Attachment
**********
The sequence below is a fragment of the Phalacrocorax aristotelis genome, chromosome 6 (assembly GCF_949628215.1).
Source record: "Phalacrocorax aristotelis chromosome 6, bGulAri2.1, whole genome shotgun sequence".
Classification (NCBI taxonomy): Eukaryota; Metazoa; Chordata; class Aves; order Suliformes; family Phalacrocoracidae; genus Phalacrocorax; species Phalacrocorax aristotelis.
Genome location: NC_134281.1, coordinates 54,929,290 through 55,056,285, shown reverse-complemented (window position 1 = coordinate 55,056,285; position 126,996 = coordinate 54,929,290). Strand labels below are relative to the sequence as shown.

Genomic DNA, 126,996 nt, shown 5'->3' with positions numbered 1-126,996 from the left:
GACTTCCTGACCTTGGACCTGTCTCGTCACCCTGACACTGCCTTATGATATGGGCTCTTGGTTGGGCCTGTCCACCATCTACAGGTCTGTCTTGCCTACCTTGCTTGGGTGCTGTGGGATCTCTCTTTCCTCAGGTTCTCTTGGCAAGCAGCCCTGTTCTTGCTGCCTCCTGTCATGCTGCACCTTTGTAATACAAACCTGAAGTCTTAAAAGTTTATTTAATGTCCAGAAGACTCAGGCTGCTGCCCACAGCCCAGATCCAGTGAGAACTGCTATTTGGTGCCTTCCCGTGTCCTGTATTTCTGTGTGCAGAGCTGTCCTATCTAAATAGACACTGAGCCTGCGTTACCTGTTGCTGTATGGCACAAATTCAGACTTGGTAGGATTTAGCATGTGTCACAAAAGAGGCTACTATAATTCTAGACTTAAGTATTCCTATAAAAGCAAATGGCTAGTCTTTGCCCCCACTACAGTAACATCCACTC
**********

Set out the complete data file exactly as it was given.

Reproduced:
The sequence below is a fragment of the Phalacrocorax aristotelis genome, chromosome 6 (assembly GCF_949628215.1).
Source record: "Phalacrocorax aristotelis chromosome 6, bGulAri2.1, whole genome shotgun sequence".
Classification (NCBI taxonomy): Eukaryota; Metazoa; Chordata; class Aves; order Suliformes; family Phalacrocoracidae; genus Phalacrocorax; species Phalacrocorax aristotelis.
Genome location: NC_134281.1, coordinates 54,929,290 through 55,056,285, shown reverse-complemented (window position 1 = coordinate 55,056,285; position 126,996 = coordinate 54,929,290). Strand labels below are relative to the sequence as shown.

Genomic DNA, 126,996 nt, shown 5'->3' with positions numbered 1-126,996 from the left:
GACTTCCTGACCTTGGACCTGTCTCGTCACCCTGACACTGCCTTATGATATGGGCTCTTGGTTGGGCCTGTCCACCATCTACAGGTCTGTCTTGCCTACCTTGCTTGGGTGCTGTGGGATCTCTCTTTCCTCAGGTTCTCTTGGCAAGCAGCCCTGTTCTTGCTGCCTCCTGTCATGCTGCACCTTTGTAATACAAACCTGAAGTCTTAAAAGTTTATTTAATGTCCAGAAGACTCAGGCTGCTGCCCACAGCCCAGATCCAGTGAGAACTGCTATTTGGTGCCTTCCCGTGTCCTGTATTTCTGTGTGCAGAGCTGTCCTATCTAAATAGACACTGAGCCTGCGTTACCTGTTGCTGTATGGCACAAATTCAGACTTGGTAGGATTTAGCATGTGTCACAAAAGAGGCTACTATAATTCTAGACTTAAGTATTCCTATAAAAGCAAATGGCTAGTCTTTGCCCCCACTACAGTAACATCCACTC